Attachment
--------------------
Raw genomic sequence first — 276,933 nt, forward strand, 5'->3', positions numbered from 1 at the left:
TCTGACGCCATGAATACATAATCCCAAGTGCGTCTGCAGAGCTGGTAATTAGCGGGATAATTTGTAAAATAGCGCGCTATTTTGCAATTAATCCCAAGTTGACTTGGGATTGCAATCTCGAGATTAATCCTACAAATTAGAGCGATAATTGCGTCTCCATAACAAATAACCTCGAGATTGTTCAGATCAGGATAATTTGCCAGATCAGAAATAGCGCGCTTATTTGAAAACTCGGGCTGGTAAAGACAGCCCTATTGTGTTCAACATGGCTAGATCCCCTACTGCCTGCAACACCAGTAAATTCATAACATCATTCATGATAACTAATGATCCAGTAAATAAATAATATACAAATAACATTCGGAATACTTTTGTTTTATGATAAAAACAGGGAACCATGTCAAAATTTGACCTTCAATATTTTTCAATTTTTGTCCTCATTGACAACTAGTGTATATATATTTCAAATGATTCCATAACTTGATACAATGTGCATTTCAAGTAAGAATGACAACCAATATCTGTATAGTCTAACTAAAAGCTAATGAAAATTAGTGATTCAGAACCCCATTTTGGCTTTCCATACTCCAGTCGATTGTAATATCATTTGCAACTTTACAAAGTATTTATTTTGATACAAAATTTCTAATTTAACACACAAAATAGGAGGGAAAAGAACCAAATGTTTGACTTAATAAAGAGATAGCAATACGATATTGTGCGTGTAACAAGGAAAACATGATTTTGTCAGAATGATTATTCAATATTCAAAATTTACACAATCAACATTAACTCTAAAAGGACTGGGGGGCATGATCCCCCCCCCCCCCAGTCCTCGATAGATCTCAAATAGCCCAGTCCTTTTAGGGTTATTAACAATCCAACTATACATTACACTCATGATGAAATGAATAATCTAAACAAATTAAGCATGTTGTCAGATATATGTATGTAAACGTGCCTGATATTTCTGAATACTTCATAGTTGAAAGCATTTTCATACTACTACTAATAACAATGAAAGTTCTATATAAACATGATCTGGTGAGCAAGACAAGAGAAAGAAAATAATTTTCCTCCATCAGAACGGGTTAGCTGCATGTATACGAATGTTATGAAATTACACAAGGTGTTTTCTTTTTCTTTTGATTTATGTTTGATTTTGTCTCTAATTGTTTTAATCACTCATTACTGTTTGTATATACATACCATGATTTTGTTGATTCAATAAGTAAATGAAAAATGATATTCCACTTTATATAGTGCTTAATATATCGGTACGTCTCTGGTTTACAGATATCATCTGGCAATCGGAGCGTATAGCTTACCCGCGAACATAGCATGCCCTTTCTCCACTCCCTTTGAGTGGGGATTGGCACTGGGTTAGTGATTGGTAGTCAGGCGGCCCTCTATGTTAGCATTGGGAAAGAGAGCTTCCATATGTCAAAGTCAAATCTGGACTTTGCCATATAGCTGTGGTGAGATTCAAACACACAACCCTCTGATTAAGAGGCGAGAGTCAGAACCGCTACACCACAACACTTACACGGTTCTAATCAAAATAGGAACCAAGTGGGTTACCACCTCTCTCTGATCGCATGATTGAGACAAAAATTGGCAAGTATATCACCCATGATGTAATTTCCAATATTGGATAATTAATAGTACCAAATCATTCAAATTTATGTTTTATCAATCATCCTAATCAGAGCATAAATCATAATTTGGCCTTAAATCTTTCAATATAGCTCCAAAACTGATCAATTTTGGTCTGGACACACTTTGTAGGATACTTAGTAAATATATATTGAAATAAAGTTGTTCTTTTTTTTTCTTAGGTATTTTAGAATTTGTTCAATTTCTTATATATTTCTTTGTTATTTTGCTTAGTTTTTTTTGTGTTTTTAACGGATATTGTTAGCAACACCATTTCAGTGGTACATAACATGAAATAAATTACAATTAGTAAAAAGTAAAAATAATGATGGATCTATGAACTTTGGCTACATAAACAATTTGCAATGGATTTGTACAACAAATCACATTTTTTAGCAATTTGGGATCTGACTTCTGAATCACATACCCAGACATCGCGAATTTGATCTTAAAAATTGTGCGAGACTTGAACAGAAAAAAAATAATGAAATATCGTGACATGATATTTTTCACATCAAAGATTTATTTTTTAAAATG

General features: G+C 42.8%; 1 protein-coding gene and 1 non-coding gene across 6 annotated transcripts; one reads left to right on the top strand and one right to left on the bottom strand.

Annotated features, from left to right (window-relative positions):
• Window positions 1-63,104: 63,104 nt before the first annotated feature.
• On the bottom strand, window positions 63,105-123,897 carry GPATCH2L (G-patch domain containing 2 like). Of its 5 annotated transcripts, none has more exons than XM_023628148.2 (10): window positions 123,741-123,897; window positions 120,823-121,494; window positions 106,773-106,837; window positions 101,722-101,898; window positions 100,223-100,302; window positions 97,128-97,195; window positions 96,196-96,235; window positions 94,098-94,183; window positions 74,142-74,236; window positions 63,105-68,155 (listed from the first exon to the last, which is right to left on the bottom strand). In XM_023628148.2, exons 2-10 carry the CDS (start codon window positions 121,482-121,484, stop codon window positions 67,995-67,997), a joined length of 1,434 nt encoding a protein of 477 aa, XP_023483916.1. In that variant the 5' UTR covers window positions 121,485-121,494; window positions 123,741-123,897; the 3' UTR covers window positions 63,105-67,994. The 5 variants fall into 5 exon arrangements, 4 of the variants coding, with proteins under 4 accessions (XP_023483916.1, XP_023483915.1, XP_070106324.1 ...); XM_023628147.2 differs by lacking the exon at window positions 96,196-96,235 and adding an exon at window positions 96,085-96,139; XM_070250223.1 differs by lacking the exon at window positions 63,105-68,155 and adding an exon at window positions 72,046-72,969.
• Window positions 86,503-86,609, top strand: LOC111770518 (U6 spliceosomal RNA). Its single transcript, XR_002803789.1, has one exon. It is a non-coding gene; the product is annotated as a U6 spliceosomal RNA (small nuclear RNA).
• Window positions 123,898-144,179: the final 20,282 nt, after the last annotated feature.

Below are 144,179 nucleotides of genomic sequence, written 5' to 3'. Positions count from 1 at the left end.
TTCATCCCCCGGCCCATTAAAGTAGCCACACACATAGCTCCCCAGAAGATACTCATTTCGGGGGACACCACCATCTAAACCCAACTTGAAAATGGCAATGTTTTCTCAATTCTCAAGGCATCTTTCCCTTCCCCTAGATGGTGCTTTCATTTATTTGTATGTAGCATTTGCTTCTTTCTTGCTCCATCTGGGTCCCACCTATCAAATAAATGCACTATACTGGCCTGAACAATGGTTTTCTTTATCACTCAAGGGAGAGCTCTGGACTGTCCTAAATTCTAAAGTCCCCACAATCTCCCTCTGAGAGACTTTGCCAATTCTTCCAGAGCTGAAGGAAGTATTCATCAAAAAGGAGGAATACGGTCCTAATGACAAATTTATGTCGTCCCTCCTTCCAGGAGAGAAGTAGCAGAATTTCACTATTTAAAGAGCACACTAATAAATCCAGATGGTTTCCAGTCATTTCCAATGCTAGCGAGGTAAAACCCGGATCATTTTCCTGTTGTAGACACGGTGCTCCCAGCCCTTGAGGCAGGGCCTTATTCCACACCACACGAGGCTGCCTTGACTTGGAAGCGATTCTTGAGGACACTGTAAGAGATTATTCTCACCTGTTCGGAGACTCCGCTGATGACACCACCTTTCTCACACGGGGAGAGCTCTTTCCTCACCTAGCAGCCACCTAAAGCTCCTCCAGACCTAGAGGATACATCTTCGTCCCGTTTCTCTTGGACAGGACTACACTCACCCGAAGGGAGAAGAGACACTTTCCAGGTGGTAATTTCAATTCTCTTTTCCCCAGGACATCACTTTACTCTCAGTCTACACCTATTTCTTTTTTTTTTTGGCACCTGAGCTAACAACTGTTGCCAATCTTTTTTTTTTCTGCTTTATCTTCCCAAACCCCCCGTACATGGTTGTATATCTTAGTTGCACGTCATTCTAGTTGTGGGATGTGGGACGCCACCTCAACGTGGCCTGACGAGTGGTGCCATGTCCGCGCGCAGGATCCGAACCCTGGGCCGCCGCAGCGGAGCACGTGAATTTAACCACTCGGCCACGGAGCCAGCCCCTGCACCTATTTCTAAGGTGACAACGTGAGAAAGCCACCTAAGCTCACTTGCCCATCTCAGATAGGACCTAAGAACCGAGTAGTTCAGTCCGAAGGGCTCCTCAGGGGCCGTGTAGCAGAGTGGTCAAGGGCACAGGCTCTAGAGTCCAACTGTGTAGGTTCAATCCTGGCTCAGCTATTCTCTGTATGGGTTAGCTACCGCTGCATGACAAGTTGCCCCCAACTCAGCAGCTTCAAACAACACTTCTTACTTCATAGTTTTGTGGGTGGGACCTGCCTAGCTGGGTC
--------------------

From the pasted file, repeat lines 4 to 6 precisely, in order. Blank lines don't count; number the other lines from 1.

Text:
Annotated features, from left to right (window-relative positions):
• Window positions 1-63,104: 63,104 nt before the first annotated feature.
• On the bottom strand, window positions 63,105-123,897 carry GPATCH2L (G-patch domain containing 2 like). Of its 5 annotated transcripts, none has more exons than XM_023628148.2 (10): window positions 123,741-123,897; window positions 120,823-121,494; window positions 106,773-106,837; window positions 101,722-101,898; window positions 100,223-100,302; window positions 97,128-97,195; window positions 96,196-96,235; window positions 94,098-94,183; window positions 74,142-74,236; window positions 63,105-68,155 (listed from the first exon to the last, which is right to left on the bottom strand). In XM_023628148.2, exons 2-10 carry the CDS (start codon window positions 121,482-121,484, stop codon window positions 67,995-67,997), a joined length of 1,434 nt encoding a protein of 477 aa, XP_023483916.1. In that variant the 5' UTR covers window positions 121,485-121,494; window positions 123,741-123,897; the 3' UTR covers window positions 63,105-67,994. The 5 variants fall into 5 exon arrangements, 4 of the variants coding, with proteins under 4 accessions (XP_023483916.1, XP_023483915.1, XP_070106324.1 ...); XM_023628147.2 differs by lacking the exon at window positions 96,196-96,235 and adding an exon at window positions 96,085-96,139; XM_070250223.1 differs by lacking the exon at window positions 63,105-68,155 and adding an exon at window positions 72,046-72,969.